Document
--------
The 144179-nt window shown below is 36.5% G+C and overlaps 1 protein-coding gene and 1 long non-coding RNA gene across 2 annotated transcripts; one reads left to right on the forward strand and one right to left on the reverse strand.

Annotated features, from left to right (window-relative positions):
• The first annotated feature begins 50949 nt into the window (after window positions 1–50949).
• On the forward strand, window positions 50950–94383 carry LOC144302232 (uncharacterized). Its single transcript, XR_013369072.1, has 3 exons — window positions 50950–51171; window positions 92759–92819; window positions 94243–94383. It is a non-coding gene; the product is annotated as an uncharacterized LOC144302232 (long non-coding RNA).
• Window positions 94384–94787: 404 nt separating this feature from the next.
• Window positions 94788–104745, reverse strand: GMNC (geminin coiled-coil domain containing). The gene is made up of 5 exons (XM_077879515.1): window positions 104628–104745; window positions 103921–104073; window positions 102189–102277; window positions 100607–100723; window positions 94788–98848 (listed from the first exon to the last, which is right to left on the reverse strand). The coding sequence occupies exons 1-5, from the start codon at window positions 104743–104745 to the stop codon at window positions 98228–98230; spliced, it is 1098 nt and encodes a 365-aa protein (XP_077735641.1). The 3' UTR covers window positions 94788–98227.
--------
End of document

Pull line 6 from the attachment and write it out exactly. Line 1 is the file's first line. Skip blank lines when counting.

• Window positions 94788–104745, reverse strand: GMNC (geminin coiled-coil domain containing). The gene is made up of 5 exons (XM_077879515.1): window positions 104628–104745; window positions 103921–104073; window positions 102189–102277; window positions 100607–100723; window positions 94788–98848 (listed from the first exon to the last, which is right to left on the reverse strand). The coding sequence occupies exons 1-5, from the start codon at window positions 104743–104745 to the stop codon at window positions 98228–98230; spliced, it is 1098 nt and encodes a 365-aa protein (XP_077735641.1). The 3' UTR covers window positions 94788–98227.